Ducati began in 1926, thanks to three brothers who took advantage of their Bologna neighbor Guglielmo Marconi’s pioneering work in radio transmission to start building radio components, then complete radios, later branching out into cameras (the 35mm Ducati Sogno half-frame camera that made the Ducati brothers’ fortune is no larger than a pocket digital) and electrical appliances — including an early electric razor. After the outbreak of WWII in 1939, Ducati became a prime asset for the Axis powers, manufacturing gun sights and military optical and electrical equipment. That made Ducati a key target for Allied forces, and the film shows photos taken from one of the USAF aircraft that rained bombs down on Bologna in 1944, destroying the Ducati plant.
Postwar, the rebuilt Ducati factory switched direction to manufacture the 50cc Cucciolo clip-on engine for mounting on bicycles. In 1950, after more than 200,000 Cucciolos had been sold, Ducati produced its first motorcycle, a Cucciolo-based 60cc model, and in 1954 hired Fabio Taglioni to develop a line of proper motorcycles bearing the Ducati name. The movie includes a rare archive interview with “Dr. T,” who passed away in 2001 at the age of 80.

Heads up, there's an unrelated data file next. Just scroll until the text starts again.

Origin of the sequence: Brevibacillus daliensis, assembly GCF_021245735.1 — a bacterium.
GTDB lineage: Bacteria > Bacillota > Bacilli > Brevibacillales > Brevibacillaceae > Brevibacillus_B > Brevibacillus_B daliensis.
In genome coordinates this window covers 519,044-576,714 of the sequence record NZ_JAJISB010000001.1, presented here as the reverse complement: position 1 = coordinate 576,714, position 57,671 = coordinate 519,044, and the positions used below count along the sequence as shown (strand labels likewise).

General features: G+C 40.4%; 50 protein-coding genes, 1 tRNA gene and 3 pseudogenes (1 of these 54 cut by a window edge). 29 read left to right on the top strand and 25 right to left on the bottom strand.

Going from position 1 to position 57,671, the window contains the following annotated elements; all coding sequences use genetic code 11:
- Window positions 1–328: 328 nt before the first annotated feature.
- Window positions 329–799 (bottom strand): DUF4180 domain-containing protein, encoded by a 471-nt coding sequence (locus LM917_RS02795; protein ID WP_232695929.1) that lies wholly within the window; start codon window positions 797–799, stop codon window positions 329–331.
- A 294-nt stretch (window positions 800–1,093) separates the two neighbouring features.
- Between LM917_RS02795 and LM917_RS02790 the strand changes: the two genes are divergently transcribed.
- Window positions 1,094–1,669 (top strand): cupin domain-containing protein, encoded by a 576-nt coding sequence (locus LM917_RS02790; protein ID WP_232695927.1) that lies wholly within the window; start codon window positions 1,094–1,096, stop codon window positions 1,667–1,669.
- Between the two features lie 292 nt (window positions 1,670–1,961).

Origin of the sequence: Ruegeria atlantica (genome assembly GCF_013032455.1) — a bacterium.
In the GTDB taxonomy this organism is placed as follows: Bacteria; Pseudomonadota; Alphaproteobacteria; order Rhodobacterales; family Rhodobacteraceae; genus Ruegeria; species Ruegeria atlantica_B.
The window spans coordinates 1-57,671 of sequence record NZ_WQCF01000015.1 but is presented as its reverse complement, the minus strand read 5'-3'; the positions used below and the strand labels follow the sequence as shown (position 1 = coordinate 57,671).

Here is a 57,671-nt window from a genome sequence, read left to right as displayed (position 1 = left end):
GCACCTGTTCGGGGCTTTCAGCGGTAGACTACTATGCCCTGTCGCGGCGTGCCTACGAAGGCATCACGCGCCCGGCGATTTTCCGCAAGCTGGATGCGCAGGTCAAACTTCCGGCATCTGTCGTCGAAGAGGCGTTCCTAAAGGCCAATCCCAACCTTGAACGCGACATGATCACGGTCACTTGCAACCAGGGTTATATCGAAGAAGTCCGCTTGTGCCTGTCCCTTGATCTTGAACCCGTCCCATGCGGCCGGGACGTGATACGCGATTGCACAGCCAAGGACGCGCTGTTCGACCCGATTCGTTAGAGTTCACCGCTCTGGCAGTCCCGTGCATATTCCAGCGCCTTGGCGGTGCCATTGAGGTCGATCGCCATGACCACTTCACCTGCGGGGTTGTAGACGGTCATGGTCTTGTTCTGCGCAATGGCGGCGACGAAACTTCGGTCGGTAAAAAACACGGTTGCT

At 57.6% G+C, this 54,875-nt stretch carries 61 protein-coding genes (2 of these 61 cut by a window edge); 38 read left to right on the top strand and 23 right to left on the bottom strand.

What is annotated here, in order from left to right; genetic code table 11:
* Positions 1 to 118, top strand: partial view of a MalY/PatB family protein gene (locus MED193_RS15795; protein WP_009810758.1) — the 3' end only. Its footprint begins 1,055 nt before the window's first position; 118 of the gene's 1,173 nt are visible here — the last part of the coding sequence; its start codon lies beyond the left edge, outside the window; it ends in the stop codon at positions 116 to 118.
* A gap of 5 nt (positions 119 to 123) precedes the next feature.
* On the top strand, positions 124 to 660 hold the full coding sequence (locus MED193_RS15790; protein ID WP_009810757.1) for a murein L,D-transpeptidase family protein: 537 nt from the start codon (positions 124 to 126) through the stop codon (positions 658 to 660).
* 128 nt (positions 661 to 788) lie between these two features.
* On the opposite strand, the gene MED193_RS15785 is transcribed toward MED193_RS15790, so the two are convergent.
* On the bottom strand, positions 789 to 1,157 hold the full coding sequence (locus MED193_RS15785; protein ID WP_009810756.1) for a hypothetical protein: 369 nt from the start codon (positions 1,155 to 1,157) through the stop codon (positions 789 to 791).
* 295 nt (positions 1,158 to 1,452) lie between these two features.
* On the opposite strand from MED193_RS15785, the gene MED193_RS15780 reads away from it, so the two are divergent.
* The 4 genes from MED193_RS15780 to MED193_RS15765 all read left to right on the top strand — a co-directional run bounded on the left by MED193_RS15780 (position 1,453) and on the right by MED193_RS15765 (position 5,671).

The great Fabio Taglioni, creator of some of the most memorable
Ducatis of all time, starting with Ducati’s first desmodromic engine
The period footage of 1950s public road races like the Milano-Taranto and Motogiro are alone worth the price of the DVD, with a low-flying airplane filming Ducati teammates slipstreaming each other at high speed on their tiny Mariannas to pull away from the opposition, while F1 driver Piero Taruffi struggles manfully to keep up at the wheel of a Lancia Aurelia convertible camera car!
The achievement of Giorgio Monetti and Leopoldo Tartarini — later the founder of Italjet and stylist of many iconic Ducati models including the 750SS Imola — in riding around the world on 175cc Ducatis in 1957-58 is covered, which put Ducati on the map by demonstrating the ruggedness of its products. And the speed records set on the Monza bankings by the 98cc Siluro in 1956 are covered.